design et al are delighted to announce that C. Kairouz Architects have been shortlisted for Luxury Residence – Asia Pacific Award in The International Design & Architecture Awards 2019.
Jenkins Street flawlessly mixes private and intimate spaces of the restored art deco front with open plan living of the new, modern-contemporary architecture. The main challenge set by the owner was to transform the dilapidated-yet characterful art deco house and create a modern family home with a ‘wow factor’, large enough to have three bedrooms and two living rooms with additional storage. Capturing light in a south-facing block in Melbourne also elicited its own challenges.
It was decided that the perfect vessel for the journey between the old and the new would be a glass walk bridge, creating an impactful transition between the spaces. Strategically built to capture as much sun as possible on the south-facing block and made solely of steel and glass, the walk bridge acts as the catalyst into the new part of the home. The end of the walk bridge is met with a large open entertainment area where form breaks down into a single open space. With an angled ceiling, the room is surrounded in windows that accentuate the height and allow the northern sun to penetrate. The feature concrete floor captures the eye with its industrial vibe and facilitates a passive heating and cooling system; it warms up under direct sunlight during the day, only to slowly emit the heat in the colder Melbourne evenings.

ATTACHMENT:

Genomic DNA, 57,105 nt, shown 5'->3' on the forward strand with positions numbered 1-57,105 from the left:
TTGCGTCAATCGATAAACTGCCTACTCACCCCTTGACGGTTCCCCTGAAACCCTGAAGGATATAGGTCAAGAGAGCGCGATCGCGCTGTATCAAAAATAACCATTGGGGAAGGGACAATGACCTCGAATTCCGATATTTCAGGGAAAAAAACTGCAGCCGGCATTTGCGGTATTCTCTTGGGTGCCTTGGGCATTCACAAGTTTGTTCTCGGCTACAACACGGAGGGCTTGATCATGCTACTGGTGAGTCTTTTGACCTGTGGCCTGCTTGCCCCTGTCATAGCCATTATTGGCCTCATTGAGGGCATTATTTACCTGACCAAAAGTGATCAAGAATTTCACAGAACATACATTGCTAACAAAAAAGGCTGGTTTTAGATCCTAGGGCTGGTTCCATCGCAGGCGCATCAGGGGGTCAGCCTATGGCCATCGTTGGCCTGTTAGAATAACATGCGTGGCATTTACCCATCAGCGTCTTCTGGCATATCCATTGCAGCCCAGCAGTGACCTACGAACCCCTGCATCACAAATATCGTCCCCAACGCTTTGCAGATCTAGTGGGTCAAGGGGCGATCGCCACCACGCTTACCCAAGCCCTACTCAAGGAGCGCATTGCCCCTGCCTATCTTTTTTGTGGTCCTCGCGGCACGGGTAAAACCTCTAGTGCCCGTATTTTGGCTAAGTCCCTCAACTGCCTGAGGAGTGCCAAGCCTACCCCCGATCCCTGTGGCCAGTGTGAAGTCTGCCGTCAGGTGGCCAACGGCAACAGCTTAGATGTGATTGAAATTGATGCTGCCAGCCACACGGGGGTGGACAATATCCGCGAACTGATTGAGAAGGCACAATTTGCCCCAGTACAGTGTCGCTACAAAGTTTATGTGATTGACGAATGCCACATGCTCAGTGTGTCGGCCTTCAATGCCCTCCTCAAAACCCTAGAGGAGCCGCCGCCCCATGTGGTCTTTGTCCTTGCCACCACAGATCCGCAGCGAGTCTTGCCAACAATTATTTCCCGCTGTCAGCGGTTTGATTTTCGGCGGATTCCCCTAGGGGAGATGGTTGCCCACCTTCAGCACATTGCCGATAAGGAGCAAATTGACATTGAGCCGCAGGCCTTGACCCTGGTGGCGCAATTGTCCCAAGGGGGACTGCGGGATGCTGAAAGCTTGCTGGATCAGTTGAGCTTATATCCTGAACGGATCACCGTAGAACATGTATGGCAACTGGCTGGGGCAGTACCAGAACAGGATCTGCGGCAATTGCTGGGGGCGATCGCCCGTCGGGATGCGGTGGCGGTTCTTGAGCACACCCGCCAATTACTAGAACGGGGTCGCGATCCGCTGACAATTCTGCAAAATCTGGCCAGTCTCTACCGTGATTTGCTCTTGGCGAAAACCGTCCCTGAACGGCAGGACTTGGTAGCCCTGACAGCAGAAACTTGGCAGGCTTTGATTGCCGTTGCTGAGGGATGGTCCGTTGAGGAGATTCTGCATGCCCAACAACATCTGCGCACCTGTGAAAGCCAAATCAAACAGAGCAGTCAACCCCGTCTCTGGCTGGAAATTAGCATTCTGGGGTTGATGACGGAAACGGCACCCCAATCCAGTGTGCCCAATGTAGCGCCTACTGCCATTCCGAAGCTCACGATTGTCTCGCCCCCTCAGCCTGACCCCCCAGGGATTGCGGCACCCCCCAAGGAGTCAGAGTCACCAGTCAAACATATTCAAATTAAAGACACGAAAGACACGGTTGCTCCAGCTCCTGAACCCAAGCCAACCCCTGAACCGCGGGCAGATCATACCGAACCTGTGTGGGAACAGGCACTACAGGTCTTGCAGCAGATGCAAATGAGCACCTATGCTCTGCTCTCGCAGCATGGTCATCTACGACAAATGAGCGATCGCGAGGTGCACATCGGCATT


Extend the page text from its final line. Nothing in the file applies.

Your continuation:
In one corner is a statement black kitchen, clad in metal-look cabinetry and topped with calacatta oro marble and bluestone benchtops. The oversize kitchen island features a cantilevered benchtop for additional width encouraging its practical use as a sit-down bar, buffet server or conversation space. The rear of the room is separated by a concrete block, topped with a bespoke television unit with full 360-degree rotation, meaning that the television becomes highly convenient and practical as it can be viewed from any area of the room. On the back of the unit is a mirror, further emphasising the juxtaposing theme of the house, capturing different reflections of the living space depending on its orientation, and the orientation of the viewer.
Jenkins Street is a juxtaposition in many ways. It flawlessly combines private and intimate spaces of the restored art deco front with open plan living of the new, modern-contemporary architecture. The dynamic of new and old, and diversity on a functional level as well as a visual level alludes to a home with a perceived split personality; made tranquil with the right balance of yin and yang.